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Ah, "we can totally have everything ready to leave by the 31st."
"No wait, we can't, can we just put the most important thing to sort out aside until we'd need to implement it?"
Wait...what? The Johnson Government is saying that?
I did not expect this particular Shocking Swerve; I thought the whole raison d'etre of the Government was to force a hard Brexit. Asking for an extension independently completely defeats the point of prorogation and gives the UK time for either a referendum or a VONC and new government.
Did Barclay have a sudden attack of sanity independent of his boss or something? This makes absolutely no sense.
They're just insisting instead that being asked for concrete proposals by a date doesn't matter and they'll do it when Johnson is ready.
I donít think theyíre after an extension on Brexit, just on working out a deal.
So we would leave with No Deal and spend another year minimum trying to work out a deal.
I think John Major may have won the Internet today.
During the Supreme Court hearing he said, to quote:
He is the only man to run away from the circus to join a travelling Circus Parliament
The government also chose the defence of "the court shouldn't say this is justiciable because if they find against the government we will just prorogue parliament again lawfully". I don't know who came up with "we'll do it again" as a legal defence.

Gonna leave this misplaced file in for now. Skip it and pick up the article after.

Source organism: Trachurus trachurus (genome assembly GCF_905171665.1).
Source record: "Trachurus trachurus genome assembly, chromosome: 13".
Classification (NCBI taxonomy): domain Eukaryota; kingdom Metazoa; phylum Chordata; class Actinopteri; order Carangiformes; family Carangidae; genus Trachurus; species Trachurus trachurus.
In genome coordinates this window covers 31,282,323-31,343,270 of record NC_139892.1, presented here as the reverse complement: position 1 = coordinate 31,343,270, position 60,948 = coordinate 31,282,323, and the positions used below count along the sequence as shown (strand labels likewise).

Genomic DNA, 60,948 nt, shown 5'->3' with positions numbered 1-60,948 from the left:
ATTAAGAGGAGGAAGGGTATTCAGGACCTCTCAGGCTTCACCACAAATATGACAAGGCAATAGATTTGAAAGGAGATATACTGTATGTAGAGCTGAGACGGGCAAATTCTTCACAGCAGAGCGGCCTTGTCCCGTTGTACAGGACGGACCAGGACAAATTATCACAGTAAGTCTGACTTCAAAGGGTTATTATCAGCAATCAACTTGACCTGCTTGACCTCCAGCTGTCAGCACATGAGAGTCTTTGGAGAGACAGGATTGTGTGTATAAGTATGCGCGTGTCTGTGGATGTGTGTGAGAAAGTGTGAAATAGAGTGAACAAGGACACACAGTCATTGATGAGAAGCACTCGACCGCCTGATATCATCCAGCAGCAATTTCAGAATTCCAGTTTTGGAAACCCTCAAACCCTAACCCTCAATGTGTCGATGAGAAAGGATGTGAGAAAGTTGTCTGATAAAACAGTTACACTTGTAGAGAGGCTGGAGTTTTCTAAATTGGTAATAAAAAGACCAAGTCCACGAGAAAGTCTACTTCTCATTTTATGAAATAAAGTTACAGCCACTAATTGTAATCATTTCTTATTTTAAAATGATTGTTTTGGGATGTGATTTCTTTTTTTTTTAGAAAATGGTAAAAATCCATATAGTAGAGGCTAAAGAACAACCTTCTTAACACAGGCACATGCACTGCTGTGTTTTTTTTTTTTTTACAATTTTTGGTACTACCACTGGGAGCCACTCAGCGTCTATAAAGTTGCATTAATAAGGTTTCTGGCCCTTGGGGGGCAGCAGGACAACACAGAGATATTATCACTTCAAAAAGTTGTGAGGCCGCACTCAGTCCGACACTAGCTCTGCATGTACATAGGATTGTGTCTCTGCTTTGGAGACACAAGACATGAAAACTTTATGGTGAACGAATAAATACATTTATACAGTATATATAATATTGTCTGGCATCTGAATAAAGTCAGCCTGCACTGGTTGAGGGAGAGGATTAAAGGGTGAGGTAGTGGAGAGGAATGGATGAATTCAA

I'm still wondering whether they'd be able to convince the Queen to do it again, given how this has all unfolded.
Especially with Cameron's foot-in-mouth job that has triggered a palace response expressing the Queen's 'displeasure'.
For those that don't know, when the Palace inform the media that the Queen is displeased, you can regard that as the diplomatic equivalent of a nuclear power hitting the big red button.
Or how a government that has been found by the courts to have mislead the Queen could in any way remain trusted with such a role.
She's made it plain before that she doesn't like the twerp.
And, then the idiot uses "purred" to describe her tone of voice.
She has every justification, as far as I'm concerned.
Ah, but... It's OK if you're a Tory!
Edited by Euodiachloris on Sep 19th 2019 at 9:55:57 AM
The Queen is not amused.
...I don't like reading people's minds over typed media, but I'm getting the feeling that the Queen's temper is very, very frayed right now.